Purnima Valiathan

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Gagne’s Events of Instruction

Gagne's Events: A Framework for Any Situation?

“Direct Instruction is used to describe learning material in which the teacher or expert transmits information directly to learners structuring learning time to reach a clearly defined set of objectives as efficiently as possible.”

Rooted in behavioral and cognitive theories, this approach propounds that concepts, principles, and ideas be presented in an organized manner in order to facilitate learning. It works well with novice learners, when the primary objective is the learners’ mastery of standardized facts, concepts, rules or procedures.

Gagne’s Events of Instruction is a framework that can be used for Direct Instruction.

According to Gagne, a learning unit (lesson/topic/module) should include nine learning events. The nine events are based on the manner in which our brain processes information. It is especially useful when you start off as an instructional designer. It is also valuable in training organizations that operate in the factory mode and produce learning material in high volumes.

Given below is an example of how you can use this framework. This is an example of a module on how to design the content outline for a lesson, given our working memory limitations. The concept of Goldilocks of the Brain is used to explain working memory limitations and the need to consider cognitive load in lesson planning. (Note: The term Goldilocks of the Brain was coined by Amy Arnsten, Professor of Neuroscience at Yale School of Medicine.)

 

 

This framework is flexible – you may reorder the events or even drop one or two.  It is well-researched and time-tested, and it even has the four components of Keller’s motivational design built into it. It is important to note that Gagne’s Events of Instruction is not a rigid tool, but a guideline – you may drop an event or two, and even re-order events if required.

 

Significance of Gagne’s Events

Gagne’s Events of instruction is a pattern that works most of the time, regardless of the delivery media. However, personally I have found that there are some situations when it does not work very well, especially in learning programs that are designed for adults. Why so? Well, do you recall Andragogy or Adult Learning principles? Remember the principle according to which, adults like to be given the opportunity to use their existing foundation of knowledge and apply their experiences in learning? Most adults welcome opportunities to share their interests and experiences and appreciate reflective learning. Gagne’s Events doesn’t take this into account.

So, in what situations is this framework recommended, and not recommended? From my experience I have found that it works well in the following situations:

Universally Accepted Principles: Gagne’s Framework works well in situations when very specific knowledge that is universally accepted needs to be imparted to ensure a uniform understanding. This includes content, which addresses basic scientific principles that are universally accepted or any content that is a derivative of these principles. Some examples are: Some examples are:  Universal Laws of Gravitation, Newton’s Laws of Motion,  Laws of Thermodynamics, and Economic Principles, such as Demand and Supply.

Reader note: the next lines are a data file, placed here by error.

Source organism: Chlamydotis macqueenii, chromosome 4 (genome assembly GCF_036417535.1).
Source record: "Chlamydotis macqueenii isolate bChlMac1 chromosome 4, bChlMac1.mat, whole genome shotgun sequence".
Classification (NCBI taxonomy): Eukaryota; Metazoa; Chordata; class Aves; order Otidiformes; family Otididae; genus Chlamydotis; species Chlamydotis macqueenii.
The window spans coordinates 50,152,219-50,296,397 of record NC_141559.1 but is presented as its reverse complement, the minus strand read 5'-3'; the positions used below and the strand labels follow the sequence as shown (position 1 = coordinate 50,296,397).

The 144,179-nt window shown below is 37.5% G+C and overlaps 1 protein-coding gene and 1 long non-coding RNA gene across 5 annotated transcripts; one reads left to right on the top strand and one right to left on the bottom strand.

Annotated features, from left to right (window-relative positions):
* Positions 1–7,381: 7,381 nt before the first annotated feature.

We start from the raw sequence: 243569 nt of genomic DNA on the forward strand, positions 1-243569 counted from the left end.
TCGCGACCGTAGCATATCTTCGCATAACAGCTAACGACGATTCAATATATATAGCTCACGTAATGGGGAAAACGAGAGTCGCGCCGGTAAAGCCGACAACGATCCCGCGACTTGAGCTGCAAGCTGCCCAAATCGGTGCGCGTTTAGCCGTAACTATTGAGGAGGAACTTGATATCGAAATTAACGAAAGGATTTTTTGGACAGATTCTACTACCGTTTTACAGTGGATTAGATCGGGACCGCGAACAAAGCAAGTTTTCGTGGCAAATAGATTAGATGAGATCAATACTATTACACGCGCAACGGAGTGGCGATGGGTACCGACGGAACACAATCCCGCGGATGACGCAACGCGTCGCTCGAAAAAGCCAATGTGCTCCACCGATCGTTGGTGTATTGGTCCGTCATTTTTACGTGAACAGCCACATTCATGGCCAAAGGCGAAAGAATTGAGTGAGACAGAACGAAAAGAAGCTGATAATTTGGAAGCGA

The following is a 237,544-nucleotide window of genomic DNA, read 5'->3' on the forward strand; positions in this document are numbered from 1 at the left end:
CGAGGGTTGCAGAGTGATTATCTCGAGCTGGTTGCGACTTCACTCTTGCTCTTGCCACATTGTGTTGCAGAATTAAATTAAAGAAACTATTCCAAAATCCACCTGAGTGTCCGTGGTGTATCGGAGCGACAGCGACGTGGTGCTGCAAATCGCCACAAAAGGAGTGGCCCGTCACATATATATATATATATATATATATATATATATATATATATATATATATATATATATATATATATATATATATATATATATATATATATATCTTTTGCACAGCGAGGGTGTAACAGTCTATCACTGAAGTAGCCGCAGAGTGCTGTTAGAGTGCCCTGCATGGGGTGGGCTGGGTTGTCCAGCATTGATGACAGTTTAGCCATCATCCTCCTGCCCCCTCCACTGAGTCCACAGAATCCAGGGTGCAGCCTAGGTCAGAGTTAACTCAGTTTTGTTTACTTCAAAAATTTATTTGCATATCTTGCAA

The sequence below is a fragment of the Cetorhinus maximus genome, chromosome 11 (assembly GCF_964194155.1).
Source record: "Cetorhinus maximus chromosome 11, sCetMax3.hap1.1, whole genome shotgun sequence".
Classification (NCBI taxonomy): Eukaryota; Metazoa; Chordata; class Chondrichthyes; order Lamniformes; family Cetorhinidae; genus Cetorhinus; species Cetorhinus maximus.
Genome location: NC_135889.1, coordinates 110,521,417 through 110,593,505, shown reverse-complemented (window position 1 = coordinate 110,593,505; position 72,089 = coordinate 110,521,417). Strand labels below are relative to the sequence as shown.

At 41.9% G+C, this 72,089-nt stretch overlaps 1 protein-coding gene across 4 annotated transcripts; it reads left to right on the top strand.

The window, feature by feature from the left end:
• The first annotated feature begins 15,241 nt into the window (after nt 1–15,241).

Content with a high intrinsic cognitive load: This framework also works well in situations which require the explanation of complex content – content that has an intrinsic cognitive load; and is difficult to understand by novices, beginners and intermediate learners (even though they are youth/adult learners).

And I have found that the framework doesn’t work well in the following situations:

Principles that are derived: Situations when the content is a derivative of what people have experienced, perhaps successfully. Basically, the content cannot be accepted as universal law, and there may or may not be consensus around it since it is derived from people’s experiences.

Content with a low intrinsic cognitive load: This framework is not recommended in situations which require the explanation of simple content for adult and youth learners – content that does not have an intrinsic cognitive load. It is easy to comprehend even by novices, beginners and intermediate learners. For example, Time Management, Team Building and so on.

So, the next time you think of  using Direct Instruction, go ahead and do it. It may not be the flavor of the month, but it is definitely useful in many situations. And by applying Gagne’s Events, you can ensure that your teaching methodology is effective.

Here are some articles that debunk the myth about Direct Instruction.

 

The Myth of Passive Learning

In Defense of Lecture in the Classroom

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